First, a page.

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How to make that breakthrough into journalism

Written by Kimberley Startup | January 21, 2014 | 0 Comments
CopywriterIt’s widely recognised that the media can be an intensely competitive field, with initial opportunities often being very low-paid – that is, if they are paid at all. However, with some people having become successful journalists even without A-Levels, it is by no means an impossible dream with the right levels of passion and persistence. A good recruitment agency may help a budding writer to get off to a strong start, but there are seemingly as many different routes into journalism work as there are journalists.
Journalism is distinct from other fields like medicine and law, in its lack of definite educational requirements. While others may seek work experience before then approaching a recruitment agency, others may pursue a journalism degree or a postgraduate or short course. For those taking the academic route, one of the first dilemmas will be whether to undertake an undergraduate degree in journalism, or complete a course in another subject of interest prior to enrolling on a journalism postgraduate programme.
The latter route tends to be recommended most often by journalists themselves. But even taking this road to a career as a journalist can be fraught with difficult choices. Some may undertake a journalism postgraduate diploma or MA, usually lasting between nine months and a year, while shorter courses are also available through which budding writers can more quickly learn shorthand, law and other essential skills and knowledge.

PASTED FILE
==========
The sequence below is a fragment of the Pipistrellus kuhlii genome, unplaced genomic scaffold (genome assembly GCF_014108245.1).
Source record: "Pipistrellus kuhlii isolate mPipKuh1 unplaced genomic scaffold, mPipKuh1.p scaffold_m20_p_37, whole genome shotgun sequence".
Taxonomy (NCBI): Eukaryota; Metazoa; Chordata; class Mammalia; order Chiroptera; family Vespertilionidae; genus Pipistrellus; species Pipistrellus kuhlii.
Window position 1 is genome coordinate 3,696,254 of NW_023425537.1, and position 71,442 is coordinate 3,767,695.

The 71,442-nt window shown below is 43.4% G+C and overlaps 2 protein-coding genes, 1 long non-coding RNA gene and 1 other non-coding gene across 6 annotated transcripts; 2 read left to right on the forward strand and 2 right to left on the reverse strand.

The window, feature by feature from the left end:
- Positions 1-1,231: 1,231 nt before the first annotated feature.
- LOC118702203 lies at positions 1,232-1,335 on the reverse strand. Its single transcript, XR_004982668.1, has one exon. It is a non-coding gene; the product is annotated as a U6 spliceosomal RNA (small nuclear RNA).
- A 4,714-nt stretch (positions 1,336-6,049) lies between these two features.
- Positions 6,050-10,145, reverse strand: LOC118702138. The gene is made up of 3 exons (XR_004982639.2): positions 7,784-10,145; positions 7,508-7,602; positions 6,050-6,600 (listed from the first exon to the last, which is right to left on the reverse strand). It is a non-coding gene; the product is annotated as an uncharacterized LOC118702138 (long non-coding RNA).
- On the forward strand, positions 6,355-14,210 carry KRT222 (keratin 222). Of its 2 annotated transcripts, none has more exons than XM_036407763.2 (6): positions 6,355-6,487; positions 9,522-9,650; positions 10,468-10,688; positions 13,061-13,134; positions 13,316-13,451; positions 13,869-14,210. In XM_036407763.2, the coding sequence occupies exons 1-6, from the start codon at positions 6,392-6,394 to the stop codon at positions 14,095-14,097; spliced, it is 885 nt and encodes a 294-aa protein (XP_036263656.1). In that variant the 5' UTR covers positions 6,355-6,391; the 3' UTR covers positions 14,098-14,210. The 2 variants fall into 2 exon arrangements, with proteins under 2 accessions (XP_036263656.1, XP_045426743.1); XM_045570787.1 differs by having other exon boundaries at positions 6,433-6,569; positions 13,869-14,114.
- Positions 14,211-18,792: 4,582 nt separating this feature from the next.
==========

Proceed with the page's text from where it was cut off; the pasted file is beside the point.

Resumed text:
Length may not be as important as the course being accredited by the National Council for the Training of Journalists (NCTJ), particularly for aspiring print journalists. Many journalists would also now advise those aspiring to enter the field to choose a course with a strong online element, covering digital technology and digital marketing, rather than specialising in print journalism. For those wanting to break into radio, meanwhile, accreditation by the Broadcast Journalism Training Council (BJTC) can be a major feature of a course.
Two types of shorthand exist, Pitman and Teeline, with the latter being a key element of many journalism degrees. It can take as little as four to six months to learn shorthand, although much subsequent practice will be required to master it. Those undertaking a course are also advised to use their time well by starting a blog and making industry connections. By blogging early on about a certain specialist subject, it could be easier to find opportunities through specialist publications and make further relevant contacts, including through a recruitment agency.
Work experience is also often vital in journalism, and can be obtained by emailing the editor of a publication  that you would like to contribute to and telling them of your past experience and your interest in work experience – in addition to pitching a story idea, which appeals to an editor’s constant search for solutions. Of course, it is also vital for journalists to enjoy what they are doing – another factor that can make the job of a recruitment agency much easier when helping a candidate to find relevant opportunities.

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